Welcome to the Democratic presidential primary, Tom Steyer. Elizabeth Warren disapproves of your campaign.
“The Democratic primary should not be decided by billionaires, whether they’re funding Super PACs or funding themselves,” Warren tweeted Tuesday afternoon, just hours after Steyer, a billionaire hedge-fund founder and liberal philanthropist, officially launched his 2020 campaign.
The Democratic primary should not be decided by billionaires, whether they’re funding Super PACs or funding themselves. The strongest Democratic nominee in the general will have a coalition that’s powered by a grassroots movement.
— Elizabeth Warren (@ewarren) July 9, 2019
While her tweet did not mention Steyer by name, it mirrored previous criticisms Warren had lobbed at billionaires considering self-funded presidential campaigns, like Starbucks founder Howard Schultz and former New York City Mayor Michael Bloomberg.
Steyer’s campaign — which did not immediately respond to requests for comment Tuesday afternoon — told The New York Times that he has “committed to spending at least $100 million” on his 2020 campaign.
Despite announcing in January that he wouldn’t run for president, Steyer reversed course this week, launching a campaign focused on “reforming our broken political system and saving our planet from the ravages of climate change.” Since 2013, the 62-year-old Californian has funneled tens of millions of dollars to his grassroots organizations calling for action to address climate change and the impeachment of President Donald Trump.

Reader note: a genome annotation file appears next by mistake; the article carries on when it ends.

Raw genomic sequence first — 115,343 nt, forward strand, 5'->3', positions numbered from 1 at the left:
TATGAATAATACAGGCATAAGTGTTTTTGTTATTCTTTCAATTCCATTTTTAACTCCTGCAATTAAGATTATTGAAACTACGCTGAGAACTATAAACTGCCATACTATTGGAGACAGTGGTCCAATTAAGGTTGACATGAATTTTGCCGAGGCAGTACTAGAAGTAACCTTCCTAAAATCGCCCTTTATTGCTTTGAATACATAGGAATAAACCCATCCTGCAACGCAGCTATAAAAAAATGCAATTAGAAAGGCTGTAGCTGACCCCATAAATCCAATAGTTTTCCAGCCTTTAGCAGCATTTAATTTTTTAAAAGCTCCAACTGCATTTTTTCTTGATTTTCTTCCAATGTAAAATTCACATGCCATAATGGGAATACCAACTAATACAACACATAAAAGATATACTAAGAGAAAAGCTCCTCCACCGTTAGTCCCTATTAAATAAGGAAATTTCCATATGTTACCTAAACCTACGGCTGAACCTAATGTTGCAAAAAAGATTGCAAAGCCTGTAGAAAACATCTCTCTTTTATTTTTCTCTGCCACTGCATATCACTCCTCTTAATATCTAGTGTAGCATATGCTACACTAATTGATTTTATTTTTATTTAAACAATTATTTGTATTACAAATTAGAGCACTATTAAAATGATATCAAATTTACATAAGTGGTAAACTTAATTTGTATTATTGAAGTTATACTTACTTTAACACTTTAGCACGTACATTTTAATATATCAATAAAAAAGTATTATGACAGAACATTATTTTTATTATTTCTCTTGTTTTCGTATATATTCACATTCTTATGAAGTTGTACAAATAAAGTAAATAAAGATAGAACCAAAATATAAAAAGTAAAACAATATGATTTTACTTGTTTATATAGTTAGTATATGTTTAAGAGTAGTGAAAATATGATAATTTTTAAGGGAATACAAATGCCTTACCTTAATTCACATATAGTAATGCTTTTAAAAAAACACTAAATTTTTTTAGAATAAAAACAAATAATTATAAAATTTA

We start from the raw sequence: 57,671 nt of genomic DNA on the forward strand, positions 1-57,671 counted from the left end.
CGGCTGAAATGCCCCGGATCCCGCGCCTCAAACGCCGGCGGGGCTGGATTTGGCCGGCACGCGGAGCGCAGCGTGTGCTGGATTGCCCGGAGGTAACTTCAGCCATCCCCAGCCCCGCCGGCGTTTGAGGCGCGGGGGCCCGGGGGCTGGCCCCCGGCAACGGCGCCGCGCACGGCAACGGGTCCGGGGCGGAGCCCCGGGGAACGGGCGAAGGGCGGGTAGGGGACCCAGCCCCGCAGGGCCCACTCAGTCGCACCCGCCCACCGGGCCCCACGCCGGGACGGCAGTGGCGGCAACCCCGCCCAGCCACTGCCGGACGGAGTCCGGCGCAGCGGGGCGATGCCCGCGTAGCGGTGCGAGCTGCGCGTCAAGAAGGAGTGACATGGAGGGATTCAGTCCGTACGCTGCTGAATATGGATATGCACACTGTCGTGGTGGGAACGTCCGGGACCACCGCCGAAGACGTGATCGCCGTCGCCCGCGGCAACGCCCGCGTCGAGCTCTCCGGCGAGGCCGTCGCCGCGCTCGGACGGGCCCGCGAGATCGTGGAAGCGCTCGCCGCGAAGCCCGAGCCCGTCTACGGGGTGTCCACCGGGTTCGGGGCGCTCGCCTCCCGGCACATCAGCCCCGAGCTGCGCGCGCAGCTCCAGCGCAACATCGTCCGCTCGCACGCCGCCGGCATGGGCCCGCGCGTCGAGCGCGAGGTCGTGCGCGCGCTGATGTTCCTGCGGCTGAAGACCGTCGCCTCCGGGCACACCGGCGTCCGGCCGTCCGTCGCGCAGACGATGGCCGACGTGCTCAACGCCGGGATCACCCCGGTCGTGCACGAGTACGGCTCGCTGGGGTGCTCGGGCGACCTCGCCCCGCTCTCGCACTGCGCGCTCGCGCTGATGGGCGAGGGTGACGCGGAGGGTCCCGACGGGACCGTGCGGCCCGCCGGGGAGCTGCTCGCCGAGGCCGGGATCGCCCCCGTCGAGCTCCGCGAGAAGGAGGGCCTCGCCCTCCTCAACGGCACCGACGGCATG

While Steyer’s populist message about fixing a democracy “rigged” by corporate interests echoes the central theme of Warren’s campaign (they even appeared in videos together last summer), his self-funding strategy stands in stark contract to the fundraising path being taken by the Massachusetts senator, who was sworn off receptions and fundraisers with high-dollar donors.
“The strongest Democratic nominee in the general will have a coalition that’s powered by a grassroots movement,” she said in her tweet Tuesday.
Warren announced Monday that she had raised more than $19 million in the second quarter of 2019, more than tripling her first-quarter haul and outpacing Sen. Bernie Sanders, her top progressive rival in the 2020 race.
Sanders, whose campaign also relies on grassroots fundraising, similarly did not greet Steyer with the warmest welcome into the 2020 race Tuesday.
“I have known Tom for a number of years and I like Tom personally, but I do have to say as somebody who in this campaign has received 2 million contributions, averaging $19 a person, I’m a bit tired of seeing billionaires trying to buy political power,” Sanders said in an interview on MSNBC.